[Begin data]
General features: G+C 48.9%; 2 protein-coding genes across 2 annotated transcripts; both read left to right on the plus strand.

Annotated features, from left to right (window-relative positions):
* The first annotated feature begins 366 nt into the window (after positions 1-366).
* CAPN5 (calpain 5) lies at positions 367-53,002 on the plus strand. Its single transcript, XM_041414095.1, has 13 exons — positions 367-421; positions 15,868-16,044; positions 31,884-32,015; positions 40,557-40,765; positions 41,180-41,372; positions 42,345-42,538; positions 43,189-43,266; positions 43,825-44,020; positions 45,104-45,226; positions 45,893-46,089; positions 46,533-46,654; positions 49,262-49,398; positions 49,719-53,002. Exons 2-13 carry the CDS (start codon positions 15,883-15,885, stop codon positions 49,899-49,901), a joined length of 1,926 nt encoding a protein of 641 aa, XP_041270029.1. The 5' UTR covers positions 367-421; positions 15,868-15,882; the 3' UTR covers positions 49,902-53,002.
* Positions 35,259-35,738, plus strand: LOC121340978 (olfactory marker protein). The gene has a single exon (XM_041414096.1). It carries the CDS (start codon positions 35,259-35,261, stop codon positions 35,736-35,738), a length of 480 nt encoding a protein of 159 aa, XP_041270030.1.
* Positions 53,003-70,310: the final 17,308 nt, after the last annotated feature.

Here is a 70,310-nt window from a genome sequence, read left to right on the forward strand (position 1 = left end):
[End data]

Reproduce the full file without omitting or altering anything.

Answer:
General features: G+C 48.9%; 2 protein-coding genes across 2 annotated transcripts; both read left to right on the plus strand.

Annotated features, from left to right (window-relative positions):
* The first annotated feature begins 366 nt into the window (after positions 1-366).
* CAPN5 (calpain 5) lies at positions 367-53,002 on the plus strand. Its single transcript, XM_041414095.1, has 13 exons — positions 367-421; positions 15,868-16,044; positions 31,884-32,015; positions 40,557-40,765; positions 41,180-41,372; positions 42,345-42,538; positions 43,189-43,266; positions 43,825-44,020; positions 45,104-45,226; positions 45,893-46,089; positions 46,533-46,654; positions 49,262-49,398; positions 49,719-53,002. Exons 2-13 carry the CDS (start codon positions 15,883-15,885, stop codon positions 49,899-49,901), a joined length of 1,926 nt encoding a protein of 641 aa, XP_041270029.1. The 5' UTR covers positions 367-421; positions 15,868-15,882; the 3' UTR covers positions 49,902-53,002.
* Positions 35,259-35,738, plus strand: LOC121340978 (olfactory marker protein). The gene has a single exon (XM_041414096.1). It carries the CDS (start codon positions 35,259-35,261, stop codon positions 35,736-35,738), a length of 480 nt encoding a protein of 159 aa, XP_041270030.1.
* Positions 53,003-70,310: the final 17,308 nt, after the last annotated feature.

Here is a 70,310-nt window from a genome sequence, read left to right on the forward strand (position 1 = left end):